A small scale example: A few years ago I lost my job. Now, I absolutely do not believe that God caused me to lose my job, or that losing my job was part of some divine plan to put me on a different track. Similarly, I do not believe that God causes death and destruction in order to bring about some greater glory. But after the fact, God can be found in the midst of the mess, tools in hand, saying “we can make something good out of this.” God’s agency is known when we move from the point of tragedy, no matter how large or small, to trust that something good can be made from the ashes of what was.

We are an Easter people, a people of resurrection.  By the reality of our rising, all divisions between us cease. A common enemy brings us together only long enough to define who is “us” and who is “them.” God brings us together when our common factor is love, not hate. Together, we can make all things new.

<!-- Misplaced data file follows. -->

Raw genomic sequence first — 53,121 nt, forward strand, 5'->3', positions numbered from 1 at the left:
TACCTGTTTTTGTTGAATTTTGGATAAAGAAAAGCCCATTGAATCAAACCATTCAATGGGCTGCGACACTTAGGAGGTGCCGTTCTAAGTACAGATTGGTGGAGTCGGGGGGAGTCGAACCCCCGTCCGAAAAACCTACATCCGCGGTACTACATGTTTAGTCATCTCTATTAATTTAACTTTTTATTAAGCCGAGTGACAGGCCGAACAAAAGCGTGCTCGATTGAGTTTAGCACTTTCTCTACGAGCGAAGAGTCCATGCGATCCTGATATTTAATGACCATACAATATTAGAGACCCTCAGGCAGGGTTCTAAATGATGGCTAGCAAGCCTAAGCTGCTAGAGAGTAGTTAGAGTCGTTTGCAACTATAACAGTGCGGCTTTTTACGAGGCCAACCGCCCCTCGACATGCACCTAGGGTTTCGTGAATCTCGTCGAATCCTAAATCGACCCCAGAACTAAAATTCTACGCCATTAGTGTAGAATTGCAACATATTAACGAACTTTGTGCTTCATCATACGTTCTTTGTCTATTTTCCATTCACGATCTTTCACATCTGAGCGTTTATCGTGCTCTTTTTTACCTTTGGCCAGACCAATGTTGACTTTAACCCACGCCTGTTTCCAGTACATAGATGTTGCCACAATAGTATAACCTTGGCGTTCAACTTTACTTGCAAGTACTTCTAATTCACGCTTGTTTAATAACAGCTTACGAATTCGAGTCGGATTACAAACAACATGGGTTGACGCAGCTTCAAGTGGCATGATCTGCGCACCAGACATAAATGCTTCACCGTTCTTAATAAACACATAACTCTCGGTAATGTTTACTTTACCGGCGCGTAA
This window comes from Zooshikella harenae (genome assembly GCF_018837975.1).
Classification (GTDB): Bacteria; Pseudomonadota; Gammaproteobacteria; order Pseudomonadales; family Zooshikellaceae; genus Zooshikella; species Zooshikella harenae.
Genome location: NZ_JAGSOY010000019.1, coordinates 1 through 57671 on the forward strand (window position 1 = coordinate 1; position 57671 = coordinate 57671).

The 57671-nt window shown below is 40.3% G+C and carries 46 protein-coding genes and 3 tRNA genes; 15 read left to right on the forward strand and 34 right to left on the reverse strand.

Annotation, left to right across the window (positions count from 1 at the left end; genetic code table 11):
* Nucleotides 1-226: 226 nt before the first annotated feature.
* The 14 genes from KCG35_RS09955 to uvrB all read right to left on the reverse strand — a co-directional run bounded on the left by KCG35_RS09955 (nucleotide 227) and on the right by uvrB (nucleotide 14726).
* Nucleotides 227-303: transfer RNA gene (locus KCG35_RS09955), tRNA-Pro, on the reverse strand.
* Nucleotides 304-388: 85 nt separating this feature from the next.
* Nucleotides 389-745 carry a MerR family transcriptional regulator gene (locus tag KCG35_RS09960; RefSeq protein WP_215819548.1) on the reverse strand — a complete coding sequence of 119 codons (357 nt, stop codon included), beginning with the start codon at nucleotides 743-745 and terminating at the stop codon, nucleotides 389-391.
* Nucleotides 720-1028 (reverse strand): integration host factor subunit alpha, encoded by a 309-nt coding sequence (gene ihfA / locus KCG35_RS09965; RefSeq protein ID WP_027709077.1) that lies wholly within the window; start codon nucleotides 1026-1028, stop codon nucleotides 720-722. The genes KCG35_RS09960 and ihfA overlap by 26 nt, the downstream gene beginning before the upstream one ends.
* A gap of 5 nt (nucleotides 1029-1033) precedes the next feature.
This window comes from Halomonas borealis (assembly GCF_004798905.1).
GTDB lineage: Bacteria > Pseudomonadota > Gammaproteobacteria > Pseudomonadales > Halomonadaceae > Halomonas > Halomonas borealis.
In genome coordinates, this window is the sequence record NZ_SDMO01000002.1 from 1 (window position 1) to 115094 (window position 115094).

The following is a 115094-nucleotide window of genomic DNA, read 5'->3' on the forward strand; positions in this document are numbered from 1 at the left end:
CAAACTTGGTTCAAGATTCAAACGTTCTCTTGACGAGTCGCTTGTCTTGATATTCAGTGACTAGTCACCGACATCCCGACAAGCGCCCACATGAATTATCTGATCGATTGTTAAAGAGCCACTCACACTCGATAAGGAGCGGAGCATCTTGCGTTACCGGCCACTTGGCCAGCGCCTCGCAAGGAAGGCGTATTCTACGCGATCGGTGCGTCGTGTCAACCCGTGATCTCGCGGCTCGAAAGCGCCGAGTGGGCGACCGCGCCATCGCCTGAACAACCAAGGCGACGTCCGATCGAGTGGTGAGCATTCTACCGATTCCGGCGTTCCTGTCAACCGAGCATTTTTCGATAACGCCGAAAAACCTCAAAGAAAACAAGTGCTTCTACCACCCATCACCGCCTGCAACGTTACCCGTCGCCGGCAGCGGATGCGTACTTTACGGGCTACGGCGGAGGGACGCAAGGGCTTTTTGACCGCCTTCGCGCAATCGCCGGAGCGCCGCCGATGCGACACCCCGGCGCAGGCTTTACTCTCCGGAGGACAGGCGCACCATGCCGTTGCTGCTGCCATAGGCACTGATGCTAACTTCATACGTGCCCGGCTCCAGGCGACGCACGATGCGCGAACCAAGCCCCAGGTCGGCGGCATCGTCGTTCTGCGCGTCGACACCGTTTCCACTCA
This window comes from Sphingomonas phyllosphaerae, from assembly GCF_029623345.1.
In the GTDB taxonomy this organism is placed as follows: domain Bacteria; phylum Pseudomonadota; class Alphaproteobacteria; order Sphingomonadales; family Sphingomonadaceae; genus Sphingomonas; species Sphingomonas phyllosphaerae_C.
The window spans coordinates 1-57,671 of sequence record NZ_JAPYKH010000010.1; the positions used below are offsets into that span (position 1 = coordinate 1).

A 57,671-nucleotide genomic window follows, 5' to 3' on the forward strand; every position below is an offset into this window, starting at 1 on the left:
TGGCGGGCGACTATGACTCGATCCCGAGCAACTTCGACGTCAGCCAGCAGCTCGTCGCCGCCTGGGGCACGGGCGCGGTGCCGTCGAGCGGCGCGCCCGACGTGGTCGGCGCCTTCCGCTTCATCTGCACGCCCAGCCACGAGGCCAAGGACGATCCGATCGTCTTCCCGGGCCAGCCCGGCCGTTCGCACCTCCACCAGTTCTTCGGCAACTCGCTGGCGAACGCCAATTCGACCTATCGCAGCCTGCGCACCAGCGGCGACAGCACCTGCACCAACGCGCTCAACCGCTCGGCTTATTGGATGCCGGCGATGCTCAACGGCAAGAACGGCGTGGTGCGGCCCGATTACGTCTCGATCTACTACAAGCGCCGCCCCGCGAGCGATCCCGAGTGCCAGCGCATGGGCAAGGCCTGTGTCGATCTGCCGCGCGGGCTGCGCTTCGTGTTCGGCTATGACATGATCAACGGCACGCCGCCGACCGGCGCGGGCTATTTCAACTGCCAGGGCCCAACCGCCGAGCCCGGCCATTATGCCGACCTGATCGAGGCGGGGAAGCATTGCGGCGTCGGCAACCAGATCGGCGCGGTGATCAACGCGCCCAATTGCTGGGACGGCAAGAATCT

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Written by Elea Ingman, SJW
Program Assistant in the Justice Office

Were the Magi the kings of returned Christmas presents?

A couple of days before Christmas, I was listening to a local Christian radio station near my hometown when a modern rendition of “We Three Kings” came on. After the song, one host announced that she had always been irked by the impractical kings.

I mean, you’ve got this little baby laying in a stable in the cold, and these guys are coming in and bringing him gold…it would have been better to at least give him a blanket!

That host’s indignation over this ancient story got me thinking. It’s the sort of common sense response that children use to stump their elders, leading frazzled parents and faith formation teachers alike to respond with the faith-killing “because that’s the way it is.” I fell in love with theology for the precise reason that it encourages everyone and anyone to ask hard questions. Rather than dismissing the hosts’ comment, I have set out to provide a few possible answers stemming from different ways of reading the story.

Why did the Magi bring Jesus gold, frankincense and myrrh? Couldn’t they have come up with something more practical?